Following a Healthy Diet and Avoiding Alcohol May Reduce Overall Cancer Risk


Key Points

  • Adherence to the recommendations in the WCRF/AICR score was associated with a 12% decrease in overall cancer risk, a 14% decrease in breast cancer risk, and a 12% decrease in prostate cancer risk.
  • The WCRF/AICR estimates that in developed countries, about 35% of breast cancers and 45% of colorectal cancers could be avoided with better adherence to nutritional recommendations.
  • Following dietary recommendations, such as those proposed by the WCRF/AICR, could significantly contribute to cancer prevention.

The World Cancer Research Fund/American Institute for Cancer Research (WCRF/AICR) has estimated that in developed countries, about 35% of breast cancers and 45% of colorectal cancers could be prevented with a better adherence to nutritional recommendations. A large prospective study evaluating adherence to nutritional scores used by four organizations and their association with decreased cancer risk has found that a diet emphasizing healthy eating, physical activity, and alcohol avoidance was linked with a decrease in overall cancer risk, as well as a reduced risk in breast, prostate, and colorectal cancers. The four organizations include the WCRF/AICR score, the Alternate Healthy Eating Index 2010 (AHEI-2010), a score based on adherence to the Mediterranean diet (MEDI-LITE), and the French National Nutrition Health Program-Guideline Score (PNNS-GS).

The study by Lavalette et al was published in Cancer Research.

Study Methodology

To examine links between the four nutritional indices and cancer risk, the researchers analyzed data from the NutriNet-Santé study, launched in 2009 to investigate the associations between nutrition and health in a French cohort. The study included 41,543 participants aged 40 and older who had not been diagnosed with cancer prior to inclusion in the study. Between 2009 and 2017, 1,489 overall cases of cancer were diagnosed in the study participants, including 488 breast cancers, 222 prostate cancers, and 118 colorectal cancers.

The participants completed questionnaires about their educational level, smoking status, alcohol consumption, occupation, dietary intakes, physical activity, and health status. They also completed Web-based dietary records every 6 months to detail all foods and beverages consumed during a 24-hour period.

Multivariable Cox proportional hazard models were used with age as the primary time variable to characterize the associations between each nutritional score and overall cancer risk by generating hazard ratios (HRs) and 95% confidence intervals (CIs). Distinct models were used to assess the associations between each of the four nutritional scores and breast, prostate, and colorectal cancer risks.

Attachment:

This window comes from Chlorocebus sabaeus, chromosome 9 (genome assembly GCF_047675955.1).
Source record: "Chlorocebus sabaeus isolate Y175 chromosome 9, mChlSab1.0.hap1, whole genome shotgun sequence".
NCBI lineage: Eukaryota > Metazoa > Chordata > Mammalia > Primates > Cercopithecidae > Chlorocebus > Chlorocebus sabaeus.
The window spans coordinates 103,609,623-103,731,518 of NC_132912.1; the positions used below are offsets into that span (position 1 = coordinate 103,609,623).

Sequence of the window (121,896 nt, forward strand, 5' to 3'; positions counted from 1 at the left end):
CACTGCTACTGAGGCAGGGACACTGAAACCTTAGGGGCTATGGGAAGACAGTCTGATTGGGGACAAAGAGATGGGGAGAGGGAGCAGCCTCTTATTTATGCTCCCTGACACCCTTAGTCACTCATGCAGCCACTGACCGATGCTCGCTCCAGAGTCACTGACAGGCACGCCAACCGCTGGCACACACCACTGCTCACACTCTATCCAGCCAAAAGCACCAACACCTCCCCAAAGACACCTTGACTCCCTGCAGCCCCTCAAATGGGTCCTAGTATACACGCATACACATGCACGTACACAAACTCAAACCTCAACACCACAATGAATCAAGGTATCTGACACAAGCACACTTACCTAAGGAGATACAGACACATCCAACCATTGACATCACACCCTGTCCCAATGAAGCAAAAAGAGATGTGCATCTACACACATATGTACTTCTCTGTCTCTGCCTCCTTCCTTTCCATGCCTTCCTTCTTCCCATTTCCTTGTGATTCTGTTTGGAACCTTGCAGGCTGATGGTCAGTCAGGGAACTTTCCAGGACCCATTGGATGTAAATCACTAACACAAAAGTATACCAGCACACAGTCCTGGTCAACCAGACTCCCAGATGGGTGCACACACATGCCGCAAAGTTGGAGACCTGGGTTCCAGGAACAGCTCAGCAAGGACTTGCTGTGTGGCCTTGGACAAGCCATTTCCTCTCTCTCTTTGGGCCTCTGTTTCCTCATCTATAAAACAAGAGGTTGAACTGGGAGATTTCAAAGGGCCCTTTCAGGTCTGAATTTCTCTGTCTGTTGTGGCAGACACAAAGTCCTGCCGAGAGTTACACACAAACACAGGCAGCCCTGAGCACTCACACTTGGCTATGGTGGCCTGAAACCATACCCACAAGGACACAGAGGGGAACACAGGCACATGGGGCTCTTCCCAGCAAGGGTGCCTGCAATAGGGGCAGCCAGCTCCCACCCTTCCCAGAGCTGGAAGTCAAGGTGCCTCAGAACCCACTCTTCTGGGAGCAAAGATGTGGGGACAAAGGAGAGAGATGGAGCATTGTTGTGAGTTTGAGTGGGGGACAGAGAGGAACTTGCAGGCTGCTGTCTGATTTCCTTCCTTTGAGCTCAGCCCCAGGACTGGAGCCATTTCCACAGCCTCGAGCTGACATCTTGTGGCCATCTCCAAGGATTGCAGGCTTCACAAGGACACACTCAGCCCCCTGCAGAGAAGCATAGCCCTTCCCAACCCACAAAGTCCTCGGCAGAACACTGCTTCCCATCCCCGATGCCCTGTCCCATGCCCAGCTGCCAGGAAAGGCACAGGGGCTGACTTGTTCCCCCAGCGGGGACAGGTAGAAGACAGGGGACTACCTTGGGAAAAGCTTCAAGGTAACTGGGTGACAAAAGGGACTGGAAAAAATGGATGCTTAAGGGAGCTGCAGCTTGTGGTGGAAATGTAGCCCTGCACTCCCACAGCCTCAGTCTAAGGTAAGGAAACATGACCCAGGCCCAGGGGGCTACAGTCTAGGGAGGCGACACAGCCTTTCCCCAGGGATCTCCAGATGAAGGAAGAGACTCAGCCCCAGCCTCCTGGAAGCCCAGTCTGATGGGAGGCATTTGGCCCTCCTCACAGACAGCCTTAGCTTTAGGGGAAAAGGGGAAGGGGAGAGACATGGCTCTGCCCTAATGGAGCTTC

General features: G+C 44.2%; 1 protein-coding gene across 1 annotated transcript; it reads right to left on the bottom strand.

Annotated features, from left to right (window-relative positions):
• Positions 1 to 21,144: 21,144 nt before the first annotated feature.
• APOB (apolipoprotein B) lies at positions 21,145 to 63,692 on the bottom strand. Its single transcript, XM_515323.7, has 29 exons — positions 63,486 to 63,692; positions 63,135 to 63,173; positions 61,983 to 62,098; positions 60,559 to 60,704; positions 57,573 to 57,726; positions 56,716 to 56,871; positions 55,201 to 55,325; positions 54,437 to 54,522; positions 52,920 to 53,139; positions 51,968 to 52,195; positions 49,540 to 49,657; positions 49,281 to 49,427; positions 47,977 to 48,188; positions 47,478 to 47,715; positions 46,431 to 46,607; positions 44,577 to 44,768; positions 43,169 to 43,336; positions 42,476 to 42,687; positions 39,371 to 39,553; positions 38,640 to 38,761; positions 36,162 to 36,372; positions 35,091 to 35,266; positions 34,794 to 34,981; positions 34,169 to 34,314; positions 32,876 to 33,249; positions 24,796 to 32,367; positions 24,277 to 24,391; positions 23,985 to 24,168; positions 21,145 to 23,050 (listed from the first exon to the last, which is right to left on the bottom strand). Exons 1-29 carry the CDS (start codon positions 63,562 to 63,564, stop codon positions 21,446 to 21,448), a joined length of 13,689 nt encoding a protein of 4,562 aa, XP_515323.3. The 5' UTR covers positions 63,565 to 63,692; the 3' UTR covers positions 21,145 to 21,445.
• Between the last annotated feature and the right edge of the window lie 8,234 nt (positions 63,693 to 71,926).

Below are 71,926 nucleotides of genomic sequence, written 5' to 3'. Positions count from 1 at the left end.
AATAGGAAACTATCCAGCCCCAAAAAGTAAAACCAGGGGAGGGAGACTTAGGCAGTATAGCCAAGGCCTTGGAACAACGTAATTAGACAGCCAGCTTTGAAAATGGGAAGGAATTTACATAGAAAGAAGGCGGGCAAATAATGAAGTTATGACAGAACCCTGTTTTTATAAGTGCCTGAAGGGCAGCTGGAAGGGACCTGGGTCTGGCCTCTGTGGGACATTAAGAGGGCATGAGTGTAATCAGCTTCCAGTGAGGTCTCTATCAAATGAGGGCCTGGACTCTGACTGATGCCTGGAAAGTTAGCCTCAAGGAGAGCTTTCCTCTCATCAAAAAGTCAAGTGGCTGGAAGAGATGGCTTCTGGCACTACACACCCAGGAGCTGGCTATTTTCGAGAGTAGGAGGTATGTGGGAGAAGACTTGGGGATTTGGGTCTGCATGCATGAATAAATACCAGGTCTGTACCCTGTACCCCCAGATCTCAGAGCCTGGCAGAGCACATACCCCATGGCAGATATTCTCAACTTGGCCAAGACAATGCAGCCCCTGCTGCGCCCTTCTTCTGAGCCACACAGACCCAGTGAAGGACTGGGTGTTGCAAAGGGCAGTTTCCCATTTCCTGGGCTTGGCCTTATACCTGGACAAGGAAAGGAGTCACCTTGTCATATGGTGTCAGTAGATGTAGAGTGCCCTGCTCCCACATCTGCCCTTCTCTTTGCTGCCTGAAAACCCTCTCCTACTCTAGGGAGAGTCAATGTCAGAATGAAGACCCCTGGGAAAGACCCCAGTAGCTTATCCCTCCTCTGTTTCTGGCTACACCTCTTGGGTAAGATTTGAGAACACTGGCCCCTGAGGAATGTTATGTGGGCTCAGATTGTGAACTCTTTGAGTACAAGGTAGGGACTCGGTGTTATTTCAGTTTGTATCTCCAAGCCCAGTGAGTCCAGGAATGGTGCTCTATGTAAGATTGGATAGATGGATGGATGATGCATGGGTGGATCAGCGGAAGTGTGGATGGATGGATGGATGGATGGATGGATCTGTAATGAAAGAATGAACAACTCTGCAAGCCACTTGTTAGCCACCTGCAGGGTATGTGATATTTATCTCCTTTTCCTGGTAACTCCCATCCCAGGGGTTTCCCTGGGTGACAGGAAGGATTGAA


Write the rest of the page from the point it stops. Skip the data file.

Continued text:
Study Findings

The researchers’ analyses found that a 1-point increment of the WCRF/AICR score was significantly associated with decreased overall risks for (12%; 95% CI = 8%–16%; P < .0001), breast (14%; 95% CI = 6%–21%; P = .001), and prostate (12%; 95% CI = 0%–22%; P = .05) cancer. The hazard ratio for colorectal cancer risk was 0.86 (95% CI = 0.72–1.03; P = .09). The PNNS-GS score was associated with reduced colorectal cancer risk (P = .04), and AHEI-2010 was associated with reduced overall cancer risk (P = .03). The WCRF/AICR score performed the best. Compared with other tested scores, the WCRF/AICR score included a stronger penalty for alcohol, which is a major risk factor for several cancer sites.

“This large prospective population-based cohort study suggests that following dietary recommendations, such as the ones proposed by the World Cancer Research Fund/American Institute for Cancer Research, could significantly contribute to cancer prevention,” concluded the study researchers.

Bernard Srour, PharmD, MPH, of the Sorbonne Paris Cité; Epidemiology and Statistics Research Center, is the corresponding author of the Cancer-Specific and General Nutritional Scores and Cancer Risk: Results From the Prospective Nutri-Net-SantéCohort study.

The study was funded by the French Ministry of Health, the French Agency for Public Health (Santé Publique France), the Région Ile-de-France, the French National Institute of Health and Medical Research, the French National Institute for Agricultural Research INRA, the Conservatoire National des Arts et Métiers, University of Paris 13, Cancéropôle Ile de France, and the French National Cancer Institute.

The study authors declared no conflicts of interest.

The content in this post has not been reviewed by the American Society of Clinical Oncology, Inc. (ASCO®) and does not necessarily reflect the ideas and opinions of ASCO®.